When Gloria Vanderbilt was 91, she and her son Anderson Cooper wrote a book together called “The Rainbow Comes and Goes.” It was an epistolary memoir, conducted by email, in which Mr. Cooper asked his mother all the questions he hoped never to be left with after her death: her true feelings about her storied, often tragic life, with its unimaginable losses — her own father’s death when she was a baby; his brother Carter’s suicide at 23; his father Wyatt Cooper’s death at 50 (when Anderson was 10 and Carter 12) — and unlikely high points (as when Ms. Vanderbilt made a fortune in the 1970s by putting her name on a pair of jeans, and in so doing changed the fashion business forever, only to lose it to a scheming lawyer in cahoots with her own psychiatrist).
Ms. Vanderbilt, famously candid (she once wrote an erotic novel, and sent the galleys to Mr. Cooper), was more than game. As for the big question, her own mortality, and how did she want to face it, Ms. Vanderbilt answered with characteristic humor, quoting Woody Allen, who once said that rather than live on in the hearts of his countrymen, given the choice, he’d prefer to live on in his apartment. (She then gave her son more practical instructions: cremation please, and in her yellow Fortuny dress. And do ask Judy Collins to sing “Amazing Grace.”)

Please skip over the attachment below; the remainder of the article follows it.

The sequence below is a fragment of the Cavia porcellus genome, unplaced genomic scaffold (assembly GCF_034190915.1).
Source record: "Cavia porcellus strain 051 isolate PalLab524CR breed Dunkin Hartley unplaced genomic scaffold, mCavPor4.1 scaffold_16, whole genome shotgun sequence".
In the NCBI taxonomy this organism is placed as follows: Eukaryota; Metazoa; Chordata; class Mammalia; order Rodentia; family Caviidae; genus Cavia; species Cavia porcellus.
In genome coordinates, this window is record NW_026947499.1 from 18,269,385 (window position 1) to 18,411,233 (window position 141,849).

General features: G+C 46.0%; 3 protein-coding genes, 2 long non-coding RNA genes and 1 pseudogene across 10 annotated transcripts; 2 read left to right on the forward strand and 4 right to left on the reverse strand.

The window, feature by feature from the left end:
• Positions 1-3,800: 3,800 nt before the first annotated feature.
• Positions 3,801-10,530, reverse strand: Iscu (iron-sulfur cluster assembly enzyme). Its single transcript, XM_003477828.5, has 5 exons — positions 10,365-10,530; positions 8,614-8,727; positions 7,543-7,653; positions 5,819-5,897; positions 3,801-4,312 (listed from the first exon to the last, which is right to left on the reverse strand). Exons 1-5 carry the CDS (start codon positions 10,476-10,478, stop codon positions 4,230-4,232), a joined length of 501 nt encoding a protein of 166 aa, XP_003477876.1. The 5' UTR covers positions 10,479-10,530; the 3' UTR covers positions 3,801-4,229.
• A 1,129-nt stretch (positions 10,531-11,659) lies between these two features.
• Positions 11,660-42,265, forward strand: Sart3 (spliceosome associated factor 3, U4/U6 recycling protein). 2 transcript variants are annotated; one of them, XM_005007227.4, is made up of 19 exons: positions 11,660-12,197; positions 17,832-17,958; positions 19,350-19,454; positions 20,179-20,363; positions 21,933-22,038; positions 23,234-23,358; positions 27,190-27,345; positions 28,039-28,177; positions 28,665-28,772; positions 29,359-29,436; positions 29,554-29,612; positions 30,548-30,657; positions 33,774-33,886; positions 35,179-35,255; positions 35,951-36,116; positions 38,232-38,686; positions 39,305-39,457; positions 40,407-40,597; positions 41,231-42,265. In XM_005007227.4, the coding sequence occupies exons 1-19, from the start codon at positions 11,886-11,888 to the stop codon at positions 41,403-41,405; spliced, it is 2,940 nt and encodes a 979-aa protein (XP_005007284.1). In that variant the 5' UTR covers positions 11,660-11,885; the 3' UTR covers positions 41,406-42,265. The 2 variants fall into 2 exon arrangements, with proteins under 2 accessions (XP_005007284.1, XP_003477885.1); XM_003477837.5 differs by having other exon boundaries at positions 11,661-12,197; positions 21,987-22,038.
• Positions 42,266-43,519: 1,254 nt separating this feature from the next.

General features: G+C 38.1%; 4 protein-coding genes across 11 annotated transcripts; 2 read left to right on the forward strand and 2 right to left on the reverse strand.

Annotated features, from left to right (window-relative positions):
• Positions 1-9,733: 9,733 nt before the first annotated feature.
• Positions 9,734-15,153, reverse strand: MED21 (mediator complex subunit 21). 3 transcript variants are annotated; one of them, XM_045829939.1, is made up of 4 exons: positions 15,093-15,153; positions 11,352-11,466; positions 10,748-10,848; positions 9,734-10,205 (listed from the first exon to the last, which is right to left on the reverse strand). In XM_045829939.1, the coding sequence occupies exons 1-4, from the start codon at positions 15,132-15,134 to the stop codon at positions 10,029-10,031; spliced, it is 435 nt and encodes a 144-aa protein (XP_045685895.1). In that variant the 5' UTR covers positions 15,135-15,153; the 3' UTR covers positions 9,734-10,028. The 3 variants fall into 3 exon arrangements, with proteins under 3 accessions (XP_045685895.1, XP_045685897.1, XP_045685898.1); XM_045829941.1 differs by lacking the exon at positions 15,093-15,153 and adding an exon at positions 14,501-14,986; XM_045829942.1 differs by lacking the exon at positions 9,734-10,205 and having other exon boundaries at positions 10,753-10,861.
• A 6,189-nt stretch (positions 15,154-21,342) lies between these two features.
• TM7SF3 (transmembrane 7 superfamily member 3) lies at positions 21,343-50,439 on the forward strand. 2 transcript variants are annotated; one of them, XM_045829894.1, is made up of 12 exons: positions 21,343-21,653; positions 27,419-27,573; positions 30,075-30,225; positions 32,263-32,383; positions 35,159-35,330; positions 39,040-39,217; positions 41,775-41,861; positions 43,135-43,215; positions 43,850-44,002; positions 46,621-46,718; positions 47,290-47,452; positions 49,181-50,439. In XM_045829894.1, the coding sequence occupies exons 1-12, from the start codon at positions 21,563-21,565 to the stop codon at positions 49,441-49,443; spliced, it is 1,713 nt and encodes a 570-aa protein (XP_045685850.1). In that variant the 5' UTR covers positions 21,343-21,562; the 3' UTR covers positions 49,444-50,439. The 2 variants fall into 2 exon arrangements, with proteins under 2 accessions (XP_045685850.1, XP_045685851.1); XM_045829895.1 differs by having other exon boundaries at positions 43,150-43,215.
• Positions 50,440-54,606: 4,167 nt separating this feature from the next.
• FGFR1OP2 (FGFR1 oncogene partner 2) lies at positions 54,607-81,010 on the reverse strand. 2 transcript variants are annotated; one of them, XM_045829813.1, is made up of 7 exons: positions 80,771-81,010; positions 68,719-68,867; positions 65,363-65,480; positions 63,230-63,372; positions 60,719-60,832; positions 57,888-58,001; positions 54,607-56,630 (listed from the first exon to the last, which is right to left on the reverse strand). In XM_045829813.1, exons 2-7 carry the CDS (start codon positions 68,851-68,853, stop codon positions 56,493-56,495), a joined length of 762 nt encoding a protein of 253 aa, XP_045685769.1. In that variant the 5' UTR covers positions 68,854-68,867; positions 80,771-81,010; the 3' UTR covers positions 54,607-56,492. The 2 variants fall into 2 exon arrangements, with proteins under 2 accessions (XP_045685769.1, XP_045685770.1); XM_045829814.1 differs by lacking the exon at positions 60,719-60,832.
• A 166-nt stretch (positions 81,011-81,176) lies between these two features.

Ms. Vanderbilt died in 2019. She was 95. But as it happens, she did live on in her apartment, a layered, sumptuous jewel box of a place that looks like something out of “The Arabian Nights,” draped with swoops of orange silk, lacquered pink walls, mirrored halls, Russian icons and chandeliers from which Christmas ornaments hang year round. Decorating is autobiography, she often said, and 30 Beekman Place, her home for nearly a quarter century, tells a vibrant story.
Her apartment is being listed by Ileen Schoenfeld and Aracely Moran of Brown Harris Stevens for $1.125 million; the monthly maintenance is $4,311. It has two bedrooms, a dining room, a kitchen with a breakfast room and two and a half bathrooms. Her ground floor studio — technically a two-bedroom apartment — may also be for sale, with a price yet to be determined. (It’s a relatively low price for a Classic Five but the apartment is on a low floor, has a high maintenance and is in a neighborhood that is slightly off the beaten track. Also, unrenovated since 1997, when Ms. Vanderbilt move in, it needs a total rehab.)